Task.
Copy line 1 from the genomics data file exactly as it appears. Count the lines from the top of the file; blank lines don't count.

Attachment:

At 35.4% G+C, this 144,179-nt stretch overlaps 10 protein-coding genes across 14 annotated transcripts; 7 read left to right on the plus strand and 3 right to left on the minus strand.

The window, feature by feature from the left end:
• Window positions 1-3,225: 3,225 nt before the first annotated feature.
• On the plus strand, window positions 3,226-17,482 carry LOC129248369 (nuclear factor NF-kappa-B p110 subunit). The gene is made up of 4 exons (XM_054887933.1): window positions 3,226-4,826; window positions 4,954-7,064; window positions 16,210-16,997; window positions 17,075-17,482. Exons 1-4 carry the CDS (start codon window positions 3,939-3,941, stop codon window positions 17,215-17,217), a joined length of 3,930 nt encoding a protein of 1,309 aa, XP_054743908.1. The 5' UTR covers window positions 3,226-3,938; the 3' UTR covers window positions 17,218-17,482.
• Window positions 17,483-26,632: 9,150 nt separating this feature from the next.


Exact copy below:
At 35.4% G+C, this 144,179-nt stretch overlaps 10 protein-coding genes across 14 annotated transcripts; 7 read left to right on the plus strand and 3 right to left on the minus strand.